From being a platform to remain connected with friends and relatives to being the primary source of news and information for many, no-one needs to be convinced of the power of social media as a tool for engagement. Social media can be a good platform for showcasing your brand’s story and advertising your services and products in a creative and eye-catching manner.

That being said, a social media posting “fail” or mishap by a business can lead to serious and permanent damage to the brand. Brands remain under constant scrutiny by a public audience that doesn’t miss anything and easily turns on you.

Real life examples of online fails

There are many examples of simple mistakes in social media marketing and it is important to consider this to understand the consequences of not having proper structures in place for your marketing team.

Snapchat felt the wrath of social justice when they ran an advertisement for a “Would You Rather?” game. The game asked whether you would rather punch Chris Brown or slap Rihanna. As most people are aware, Rihanna was assaulted by her then boyfriend Brown in 2009, making this an extremely insensitive question. Rihanna took to her Instagram (where she has 85 million followers) to question Snapchat’s decision, stating that they are offending victims of domestic violence. Snapchat lost millions of users, causing a drop in their share price and costing the company in the region of $800 million.

The fashion house, Dolce & Gabbana, ran an Instagram campaign video that featured a Chinese woman struggling to eat Italian food with chopsticks. Again, the public immediately shunned the advertisement for racism and the brand had to cancel its fashion show in China, costing it millions.

Locally, Standard Bank made the mistake of jumping on the “MakeAWomanSmileIn3Words” hashtag on Twitter to try and promote its credit cards by tweeting: “Here’s your credit-card #MakeAWomanSmileIn3Words”. Twitter users were quick to call the bank out for sexism, saying the tweet portrayed women as money-hungry gold-diggers.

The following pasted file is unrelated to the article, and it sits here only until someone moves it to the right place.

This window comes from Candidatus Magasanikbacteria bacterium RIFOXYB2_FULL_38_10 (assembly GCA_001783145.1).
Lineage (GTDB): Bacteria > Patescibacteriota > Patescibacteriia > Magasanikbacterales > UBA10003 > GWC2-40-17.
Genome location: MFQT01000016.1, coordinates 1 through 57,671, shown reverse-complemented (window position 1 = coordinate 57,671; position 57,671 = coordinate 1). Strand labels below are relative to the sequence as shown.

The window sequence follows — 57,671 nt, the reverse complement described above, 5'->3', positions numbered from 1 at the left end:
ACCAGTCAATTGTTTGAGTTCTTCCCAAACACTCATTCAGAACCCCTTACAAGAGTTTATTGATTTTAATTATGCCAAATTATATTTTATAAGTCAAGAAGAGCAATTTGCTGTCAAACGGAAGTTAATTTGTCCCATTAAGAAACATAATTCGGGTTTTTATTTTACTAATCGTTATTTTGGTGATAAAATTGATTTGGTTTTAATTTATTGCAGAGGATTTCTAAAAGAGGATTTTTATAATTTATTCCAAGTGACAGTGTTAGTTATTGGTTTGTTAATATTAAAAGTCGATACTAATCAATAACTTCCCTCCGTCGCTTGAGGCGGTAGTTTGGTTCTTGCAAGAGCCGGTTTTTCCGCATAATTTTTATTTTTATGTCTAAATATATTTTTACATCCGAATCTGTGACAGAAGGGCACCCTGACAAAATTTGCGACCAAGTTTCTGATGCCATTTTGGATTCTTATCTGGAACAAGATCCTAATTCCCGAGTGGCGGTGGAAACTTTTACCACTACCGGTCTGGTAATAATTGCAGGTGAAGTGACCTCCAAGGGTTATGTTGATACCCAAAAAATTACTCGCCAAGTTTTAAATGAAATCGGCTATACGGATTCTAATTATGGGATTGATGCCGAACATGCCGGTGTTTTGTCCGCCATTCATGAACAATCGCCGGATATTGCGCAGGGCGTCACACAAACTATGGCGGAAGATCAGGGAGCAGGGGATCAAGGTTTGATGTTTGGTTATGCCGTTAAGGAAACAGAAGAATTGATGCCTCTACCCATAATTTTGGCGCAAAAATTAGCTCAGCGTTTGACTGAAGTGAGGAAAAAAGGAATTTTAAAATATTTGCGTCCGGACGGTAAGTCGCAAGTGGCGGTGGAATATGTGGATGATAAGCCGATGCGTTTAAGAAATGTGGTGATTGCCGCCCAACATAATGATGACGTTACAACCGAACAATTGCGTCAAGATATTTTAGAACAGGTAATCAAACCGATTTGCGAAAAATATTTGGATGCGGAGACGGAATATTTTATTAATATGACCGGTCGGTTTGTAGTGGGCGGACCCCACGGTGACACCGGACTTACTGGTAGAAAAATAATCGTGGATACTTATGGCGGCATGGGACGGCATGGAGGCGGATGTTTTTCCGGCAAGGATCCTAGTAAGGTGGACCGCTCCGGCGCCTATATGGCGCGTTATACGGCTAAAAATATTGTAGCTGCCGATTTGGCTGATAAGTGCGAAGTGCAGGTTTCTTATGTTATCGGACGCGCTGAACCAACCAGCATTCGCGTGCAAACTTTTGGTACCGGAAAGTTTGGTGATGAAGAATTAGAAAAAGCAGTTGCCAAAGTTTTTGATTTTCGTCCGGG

The Department of Education posted a tweet to highlight the importance of education in South Africa. Unfortunately, the tweet misspelled “W.E.B DuBois” as “DeBois” and Twitter had a field day. Considering that this tweet came from an organization that is supposed to stand for the importance of reading and writing, this mistake reflected badly on their cause and values. To make matters worse, the Department tweeted an apology but again had a spelling error in the tweet.

The Swedish branch of Pepsi ran Facebook advertisements with a voodoo-doll of footballer Cristiano Ronaldo in various painful poses. A 100 000-strong anti-Pepsi group was created on Facebook in a single day.

This is the power of social media and the quest for social justice by keyboard warriors. Brands need to be careful when posting online and ensure frontline employees understand the brand’s values when creating advertisements.

Using Influencers

Brands often partner up with social media influencers who have credibility in a particular industry and a large following to promote the brand to their followers. It is an extremely lucrative advertising model.

Choosing your influencer wisely is very important as this person effectively becomes an ambassador of your brand. Working with an influencer who is unprofessional, careless or merely problematic in the eyes of the public (for whatever reason due to their personal life), will affect your brand in a negative way.

In an embarrassing blunder, Scott Disick copy-pasted a company’s instructions to him directly into his Instagram post. The caption revealed that the brand had given him all the details seamlessly, including the caption and the time of the post. Supermodel, Naomi Campbell, made the same mistake when she posted a photo on Instagram with a pair of Adidas shoes and forgot to edit the instructions from Adidas’ marketing team.

These trivial errors immediately attracted a lot of negative publicity for the brand and the influencers as it was clear that the influencer knew nothing about the brand or the product they are seemingly advertising as his/her personal favourite. The public does not like being lied to.

There are also a multitude of examples of brands breaking off their partnerships with influencers when they do not fit the values of the brand any longer. Unfortunately, this sometimes happens too late and the damage has already been done. As a business, you won’t know what the future holds and what influencers can get themselves into.

It is critical for brands to vet influencers and ambassadors thoroughly before committing to work with them. If something goes wrong, make sure you have the proper terms in your contracts to enable you to end the relationship immediately. Otherwise, you risk your brand being boycotted.

It is also important to make sure your marketing team and your influencer understand the advertising regulations of South Africa when posting to social media. If the rules are not followed, this will have legal consequences for the brand.


Social media can be a highly effective way to increase brand awareness, but only if used properly. The online world is like a double-edged sword. While on the one hand it is very convenient for brands to connect with a world-wide customer base, on the other, it leaves the brand very exposed to criticism and backlash.